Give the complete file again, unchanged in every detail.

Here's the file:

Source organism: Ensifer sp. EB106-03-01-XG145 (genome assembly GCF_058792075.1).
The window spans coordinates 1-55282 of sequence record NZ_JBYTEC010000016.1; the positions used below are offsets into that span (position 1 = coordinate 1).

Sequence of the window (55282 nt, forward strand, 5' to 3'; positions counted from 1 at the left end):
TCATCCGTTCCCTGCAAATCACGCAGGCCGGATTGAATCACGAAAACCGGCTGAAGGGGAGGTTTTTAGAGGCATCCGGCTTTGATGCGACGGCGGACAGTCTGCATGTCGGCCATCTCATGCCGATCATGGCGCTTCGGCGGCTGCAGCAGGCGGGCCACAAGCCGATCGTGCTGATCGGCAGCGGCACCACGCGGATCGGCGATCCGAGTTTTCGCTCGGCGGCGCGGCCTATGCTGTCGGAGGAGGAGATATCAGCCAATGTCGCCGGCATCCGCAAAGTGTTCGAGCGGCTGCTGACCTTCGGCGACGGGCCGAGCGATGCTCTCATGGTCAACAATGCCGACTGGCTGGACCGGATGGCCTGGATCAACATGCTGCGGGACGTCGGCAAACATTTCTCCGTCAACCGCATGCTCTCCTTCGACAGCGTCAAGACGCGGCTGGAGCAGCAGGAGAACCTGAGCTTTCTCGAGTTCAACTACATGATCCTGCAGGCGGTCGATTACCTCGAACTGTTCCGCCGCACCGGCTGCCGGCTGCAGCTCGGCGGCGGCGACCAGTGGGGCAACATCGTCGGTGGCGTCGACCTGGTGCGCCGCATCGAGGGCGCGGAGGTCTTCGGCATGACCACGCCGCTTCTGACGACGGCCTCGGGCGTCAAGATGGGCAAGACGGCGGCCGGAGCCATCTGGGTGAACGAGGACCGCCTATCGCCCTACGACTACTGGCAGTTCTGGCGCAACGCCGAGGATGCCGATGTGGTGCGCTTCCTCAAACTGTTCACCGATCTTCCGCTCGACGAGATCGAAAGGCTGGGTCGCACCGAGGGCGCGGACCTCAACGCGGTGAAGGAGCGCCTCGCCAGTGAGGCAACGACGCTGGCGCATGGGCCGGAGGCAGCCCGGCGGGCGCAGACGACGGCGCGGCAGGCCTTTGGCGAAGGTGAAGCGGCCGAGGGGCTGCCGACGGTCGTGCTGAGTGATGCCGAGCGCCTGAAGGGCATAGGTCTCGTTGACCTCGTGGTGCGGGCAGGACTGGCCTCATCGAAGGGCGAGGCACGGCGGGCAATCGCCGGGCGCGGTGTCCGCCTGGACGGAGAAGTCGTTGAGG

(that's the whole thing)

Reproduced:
Source organism: Ensifer sp. EB106-03-01-XG145 (genome assembly GCF_058792075.1).
The window spans coordinates 1-55282 of sequence record NZ_JBYTEC010000016.1; the positions used below are offsets into that span (position 1 = coordinate 1).

Sequence of the window (55282 nt, forward strand, 5' to 3'; positions counted from 1 at the left end):
TCATCCGTTCCCTGCAAATCACGCAGGCCGGATTGAATCACGAAAACCGGCTGAAGGGGAGGTTTTTAGAGGCATCCGGCTTTGATGCGACGGCGGACAGTCTGCATGTCGGCCATCTCATGCCGATCATGGCGCTTCGGCGGCTGCAGCAGGCGGGCCACAAGCCGATCGTGCTGATCGGCAGCGGCACCACGCGGATCGGCGATCCGAGTTTTCGCTCGGCGGCGCGGCCTATGCTGTCGGAGGAGGAGATATCAGCCAATGTCGCCGGCATCCGCAAAGTGTTCGAGCGGCTGCTGACCTTCGGCGACGGGCCGAGCGATGCTCTCATGGTCAACAATGCCGACTGGCTGGACCGGATGGCCTGGATCAACATGCTGCGGGACGTCGGCAAACATTTCTCCGTCAACCGCATGCTCTCCTTCGACAGCGTCAAGACGCGGCTGGAGCAGCAGGAGAACCTGAGCTTTCTCGAGTTCAACTACATGATCCTGCAGGCGGTCGATTACCTCGAACTGTTCCGCCGCACCGGCTGCCGGCTGCAGCTCGGCGGCGGCGACCAGTGGGGCAACATCGTCGGTGGCGTCGACCTGGTGCGCCGCATCGAGGGCGCGGAGGTCTTCGGCATGACCACGCCGCTTCTGACGACGGCCTCGGGCGTCAAGATGGGCAAGACGGCGGCCGGAGCCATCTGGGTGAACGAGGACCGCCTATCGCCCTACGACTACTGGCAGTTCTGGCGCAACGCCGAGGATGCCGATGTGGTGCGCTTCCTCAAACTGTTCACCGATCTTCCGCTCGACGAGATCGAAAGGCTGGGTCGCACCGAGGGCGCGGACCTCAACGCGGTGAAGGAGCGCCTCGCCAGTGAGGCAACGACGCTGGCGCATGGGCCGGAGGCAGCCCGGCGGGCGCAGACGACGGCGCGGCAGGCCTTTGGCGAAGGTGAAGCGGCCGAGGGGCTGCCGACGGTCGTGCTGAGTGATGCCGAGCGCCTGAAGGGCATAGGTCTCGTTGACCTCGTGGTGCGGGCAGGACTGGCCTCATCGAAGGGCGAGGCACGGCGGGCAATCGCCGGGCGCGGTGTCCGCCTGGACGGAGAAGTCGTTGAGG